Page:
Thus modified, the judgment was affirmed. Later, it being made to appear that the appellant had designed and put into operation large settling basins, and otherwise attempted to arrest, settle, and dispose of the slimes, slickens, and tailings from its works, and had succeeded in arresting much of the waste material, and was in good faith operating and maintaining such works, the court suspended the operation of the judgment pending an appeal to this Court.
In Arizona, by statute, all rivers, streams, and running waters are declared public, and may be used for purposes of milling, mining, and irrigation. The first appropriator is first in right to the extent necessary for his purposes.
Whatever advantage there may be in a first appropriation of water is with the appellee. There is no question about the quantity of water appropriated by the upper user, the objection being that the quality of the water which comes down to the lower proprietor after it is used by the copper company is no longer fit for irrigating purposes. Whatever the relative importance of the great
mining and reduction works using the water on the upper reaches of the Gila River and its tributary streams, and of the agriculturists using the same water below, from either a public or private point of view, the right of the lesser interest is not thereby subordinated to the greater. That is sometimes a consideration when a plaintiff seeks relief by injunction, rather than by an action at law for damages. The wrong and injury, whether it results from pollution of a stream or otherwise, is not condoned because of the importance of the operations conducted by the defendant to either the public or the wrongdoer, and for that wrong there must be a remedy. Whether, upon a bill such as this, a court of equity will restrain the acts of the party complained of or leave the plaintiff to his action at law for damages must depend upon the nature of the injury alleged, whether it be irremediable in its nature, or whether an action at law will afford an adequate remedy, and upon a variety of circumstances, including the comparative injury by granting or refusing the injunction. Atchison v. Peterson, 20 Wall. 507.
The court below found that but one of three concentrators operated by the appellant would be affected by an injunction, and that the extent of the hardship from closing that concentrator had not been shown. On the other hand, the court found that the agricultural interests of a large and prosperous community would suffer great injury and possible ruin if the pollution should go on.
The Arizona statute places a water user for mining purposes upon no higher plane than a user for irrigation. The suggestion that the right to use for mining and reduction purposes cannot be exercised without polluting the streams with waste material, tailings, etc., and that the lower user cannot therefore complain of the necessary consequences of the legal right conferred by statute is without force. The only subordination of one water user to another is the right of the first appropriator to a sufficiency
of water for his necessary uses. That includes the quality as well as the quantity. What deterioration in the quality of the water will constitute an invasion of the rights of the lower appropriator will depend upon the facts and circumstances of each case with reference to the use to which the water is applied. Atchison v. Peterson, supra. In giving a right to use the waters of the public streams for mining purposes, the statute does not provide that such a user may send his waste material or debris down the stream to the destruction or substantial injury of the riparian rights of users of water below, and no such invasion of private property rights should be inferred or implied from the right to use water for mining purposes. Woodruff v. North Bloomfield Gravel Mining Co., 9 Sawy. 441, 18 F. 753. The maxim sic utere tuo ut alienum non laedas is as fully recognized in the jurisprudence of Arizona as it is elsewhere, and that was the maxim which governed the decision of this case in the courts of Arizona.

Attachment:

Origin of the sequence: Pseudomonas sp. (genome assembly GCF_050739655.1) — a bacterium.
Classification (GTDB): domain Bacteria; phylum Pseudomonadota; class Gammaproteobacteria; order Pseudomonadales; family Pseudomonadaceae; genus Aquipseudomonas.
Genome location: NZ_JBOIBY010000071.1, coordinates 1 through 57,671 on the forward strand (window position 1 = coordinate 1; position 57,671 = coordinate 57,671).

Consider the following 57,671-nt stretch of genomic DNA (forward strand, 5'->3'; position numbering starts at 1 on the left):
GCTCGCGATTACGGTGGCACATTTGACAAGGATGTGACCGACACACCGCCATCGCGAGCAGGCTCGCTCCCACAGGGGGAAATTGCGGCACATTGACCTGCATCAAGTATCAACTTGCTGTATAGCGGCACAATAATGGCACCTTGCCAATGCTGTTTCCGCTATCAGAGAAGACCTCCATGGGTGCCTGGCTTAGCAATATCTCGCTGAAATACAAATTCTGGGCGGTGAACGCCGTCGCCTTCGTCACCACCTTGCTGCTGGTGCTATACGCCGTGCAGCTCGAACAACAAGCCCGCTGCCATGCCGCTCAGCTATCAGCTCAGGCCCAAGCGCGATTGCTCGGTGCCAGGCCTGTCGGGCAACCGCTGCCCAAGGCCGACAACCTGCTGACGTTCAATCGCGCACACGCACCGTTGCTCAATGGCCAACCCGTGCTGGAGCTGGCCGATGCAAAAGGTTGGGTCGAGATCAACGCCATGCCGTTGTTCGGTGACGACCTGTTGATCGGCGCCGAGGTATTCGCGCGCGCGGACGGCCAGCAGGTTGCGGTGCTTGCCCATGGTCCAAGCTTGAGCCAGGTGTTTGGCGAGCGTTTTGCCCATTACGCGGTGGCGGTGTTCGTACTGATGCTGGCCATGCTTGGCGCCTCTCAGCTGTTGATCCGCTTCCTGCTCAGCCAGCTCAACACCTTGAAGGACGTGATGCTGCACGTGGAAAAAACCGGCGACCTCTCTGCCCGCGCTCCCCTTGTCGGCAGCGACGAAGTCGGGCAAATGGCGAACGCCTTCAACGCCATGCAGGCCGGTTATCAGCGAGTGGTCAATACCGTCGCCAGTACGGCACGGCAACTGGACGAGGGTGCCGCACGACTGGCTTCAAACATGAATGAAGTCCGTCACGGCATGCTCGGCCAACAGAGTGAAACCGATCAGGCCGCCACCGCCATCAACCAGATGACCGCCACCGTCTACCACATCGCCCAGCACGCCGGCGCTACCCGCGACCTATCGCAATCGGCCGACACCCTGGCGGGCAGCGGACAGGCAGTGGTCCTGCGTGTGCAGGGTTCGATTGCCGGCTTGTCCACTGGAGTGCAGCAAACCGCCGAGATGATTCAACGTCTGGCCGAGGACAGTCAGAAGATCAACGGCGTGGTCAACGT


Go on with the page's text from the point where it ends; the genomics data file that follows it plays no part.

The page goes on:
That the contamination of the waters of the Gila River constituted a public nuisance which affected a large community of riparian owners and users of the waters for purposes of irrigation may be true. That, as a public nuisance, a public prosecution for its abatement might have been maintained may be also conceded for the purposes of this case. But it is equally true that the appellee had and would continue to suffer a special injury not borne by the public.
Here, the appellee alleged a special grievance to himself affecting the enjoyment and value of his property rights as a riparian owner, and as an individual user of the water for purposes of irrigation. This gives him a clear right to apply for preventive relief. Georgetown v. Alexandria Canal Co., 12 Pet. 91, 37 U. S. 98; Mississippi & M. R. Co. v. Ward, 2 Black 485.
The modification of the decree of the trial court so as to enable the appellant to complete the construction of the
remedial works specified and heretofore mentioned met every reasonable equity which was asserted by it. It is in substantial accord with the decree of this Court in a somewhat similar case, Georgia v. Tennessee Copper Co., 206 U. S. 230. We find no error in the decree of the court below, and it is accordingly